Insurance Underwriting is a tricky business. It’s sometimes hard to explain to a client, why apparently identical risks, such as two similar cars or houses, can attract different premium rates and be subject to different conditions.
The reason is actually quite simple. It all goes down to risks being similar but not necessarily identical.
Let’s take for example the policy covering the legs of former Victoria’s Secret Model Heidi Klum. While it’s not necessarily your everyday policy, it perfectly highlights the risk assessment process.
At the height of her career, Ms. Klum insured her legs for $2.2Million.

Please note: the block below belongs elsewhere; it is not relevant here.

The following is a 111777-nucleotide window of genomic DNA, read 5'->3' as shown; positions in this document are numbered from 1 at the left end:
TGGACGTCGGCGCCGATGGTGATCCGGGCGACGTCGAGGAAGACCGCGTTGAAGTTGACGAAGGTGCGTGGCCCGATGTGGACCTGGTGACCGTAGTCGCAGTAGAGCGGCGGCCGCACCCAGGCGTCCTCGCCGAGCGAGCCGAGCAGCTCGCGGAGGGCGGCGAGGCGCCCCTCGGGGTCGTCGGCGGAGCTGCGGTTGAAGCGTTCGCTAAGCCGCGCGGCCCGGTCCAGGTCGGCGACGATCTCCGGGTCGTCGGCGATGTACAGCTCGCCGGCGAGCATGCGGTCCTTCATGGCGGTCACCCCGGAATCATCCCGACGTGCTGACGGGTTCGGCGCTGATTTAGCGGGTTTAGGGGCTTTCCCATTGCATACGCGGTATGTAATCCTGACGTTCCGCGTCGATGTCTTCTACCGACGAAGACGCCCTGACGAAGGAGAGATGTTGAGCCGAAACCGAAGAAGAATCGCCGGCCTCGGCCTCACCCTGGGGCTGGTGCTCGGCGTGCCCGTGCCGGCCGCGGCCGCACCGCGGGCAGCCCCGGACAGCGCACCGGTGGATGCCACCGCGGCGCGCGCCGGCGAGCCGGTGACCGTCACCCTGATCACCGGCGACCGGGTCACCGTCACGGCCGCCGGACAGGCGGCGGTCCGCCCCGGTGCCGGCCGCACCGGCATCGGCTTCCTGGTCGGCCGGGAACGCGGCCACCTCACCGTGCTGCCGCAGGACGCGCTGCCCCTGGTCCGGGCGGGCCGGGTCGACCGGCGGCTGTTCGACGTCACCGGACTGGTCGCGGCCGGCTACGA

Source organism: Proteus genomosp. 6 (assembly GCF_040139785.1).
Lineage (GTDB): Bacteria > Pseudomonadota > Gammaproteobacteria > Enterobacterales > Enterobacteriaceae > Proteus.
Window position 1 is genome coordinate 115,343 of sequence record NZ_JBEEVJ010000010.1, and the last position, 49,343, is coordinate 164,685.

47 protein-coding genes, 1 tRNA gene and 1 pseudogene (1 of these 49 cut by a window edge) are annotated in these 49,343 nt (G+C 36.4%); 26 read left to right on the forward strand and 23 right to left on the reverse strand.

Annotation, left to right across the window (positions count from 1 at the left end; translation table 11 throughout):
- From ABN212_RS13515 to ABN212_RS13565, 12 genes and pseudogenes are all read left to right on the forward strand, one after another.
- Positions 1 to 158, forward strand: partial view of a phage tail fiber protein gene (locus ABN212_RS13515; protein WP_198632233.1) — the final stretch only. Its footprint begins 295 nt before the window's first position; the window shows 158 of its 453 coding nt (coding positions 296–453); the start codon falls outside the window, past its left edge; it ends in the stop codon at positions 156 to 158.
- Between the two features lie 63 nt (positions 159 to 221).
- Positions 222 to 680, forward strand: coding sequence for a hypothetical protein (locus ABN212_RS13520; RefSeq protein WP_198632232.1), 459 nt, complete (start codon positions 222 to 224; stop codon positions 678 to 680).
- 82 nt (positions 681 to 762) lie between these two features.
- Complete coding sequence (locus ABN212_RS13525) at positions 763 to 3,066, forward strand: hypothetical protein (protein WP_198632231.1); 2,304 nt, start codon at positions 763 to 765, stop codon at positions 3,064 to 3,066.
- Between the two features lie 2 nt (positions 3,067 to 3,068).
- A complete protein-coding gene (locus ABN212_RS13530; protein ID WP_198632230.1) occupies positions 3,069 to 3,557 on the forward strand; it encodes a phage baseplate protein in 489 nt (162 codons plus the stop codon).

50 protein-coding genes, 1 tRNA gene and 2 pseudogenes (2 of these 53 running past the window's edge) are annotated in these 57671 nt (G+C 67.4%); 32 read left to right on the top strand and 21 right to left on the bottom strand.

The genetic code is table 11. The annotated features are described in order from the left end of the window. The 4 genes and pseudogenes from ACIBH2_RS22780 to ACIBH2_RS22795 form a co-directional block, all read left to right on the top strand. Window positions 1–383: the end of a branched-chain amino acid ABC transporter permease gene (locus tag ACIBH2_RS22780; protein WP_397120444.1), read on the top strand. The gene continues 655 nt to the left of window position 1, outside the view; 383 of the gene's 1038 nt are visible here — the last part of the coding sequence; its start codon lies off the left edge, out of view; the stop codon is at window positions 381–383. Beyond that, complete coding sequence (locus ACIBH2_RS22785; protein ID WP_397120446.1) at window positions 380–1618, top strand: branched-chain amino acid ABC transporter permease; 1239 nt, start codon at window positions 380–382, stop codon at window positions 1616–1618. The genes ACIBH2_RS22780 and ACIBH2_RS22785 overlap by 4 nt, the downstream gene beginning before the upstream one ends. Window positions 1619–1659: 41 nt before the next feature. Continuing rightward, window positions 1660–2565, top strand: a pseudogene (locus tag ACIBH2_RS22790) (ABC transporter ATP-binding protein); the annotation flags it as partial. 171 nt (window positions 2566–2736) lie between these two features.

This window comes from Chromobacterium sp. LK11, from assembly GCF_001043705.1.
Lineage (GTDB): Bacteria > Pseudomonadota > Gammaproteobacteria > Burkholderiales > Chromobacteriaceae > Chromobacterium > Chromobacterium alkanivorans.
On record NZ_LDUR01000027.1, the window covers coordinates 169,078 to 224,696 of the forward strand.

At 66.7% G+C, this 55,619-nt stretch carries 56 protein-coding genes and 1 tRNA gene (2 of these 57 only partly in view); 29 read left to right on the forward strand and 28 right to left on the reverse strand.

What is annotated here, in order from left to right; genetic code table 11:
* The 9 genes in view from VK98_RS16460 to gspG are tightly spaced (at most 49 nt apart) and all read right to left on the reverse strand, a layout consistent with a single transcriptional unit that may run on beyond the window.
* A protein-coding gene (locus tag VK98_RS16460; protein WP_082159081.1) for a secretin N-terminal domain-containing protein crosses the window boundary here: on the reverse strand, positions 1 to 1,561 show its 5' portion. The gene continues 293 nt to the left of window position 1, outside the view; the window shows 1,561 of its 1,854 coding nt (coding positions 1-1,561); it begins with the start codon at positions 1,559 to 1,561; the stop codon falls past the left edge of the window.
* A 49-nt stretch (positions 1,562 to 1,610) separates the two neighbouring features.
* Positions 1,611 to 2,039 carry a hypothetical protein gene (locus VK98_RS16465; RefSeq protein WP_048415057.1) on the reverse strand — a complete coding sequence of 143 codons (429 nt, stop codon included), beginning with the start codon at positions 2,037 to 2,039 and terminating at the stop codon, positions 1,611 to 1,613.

Logically, that would mean $1.1Million per leg. Two legs, same person. It doesn’t get any more identical than that, right?
Not according to the underwriter who quoted the policy, it isn’t!
For it seems that Ms. Klum fell on glass once, an incident which resulted in a small scar on her left leg.
While most women would kill for Heidi Klum’s legs, scar and all, from an underwriting perspective, this meant that her left leg was not as perfect as her right one. Therefore, while similar, the legs were not identical in the value placed on them.
So, the underwriter did not split the $2.2Million equally between both legs. Instead the policy covered the right leg for $1.2 Million, and the scarred left one for a mere $1Million.
Similar risks are not necessarily identical. While it is possible to standardize to a certain extent, mainly for certain types of simple risks, a particular risk may be different from others in its class. Therefore the underwriter will always want to know the risk they are asked to insure.
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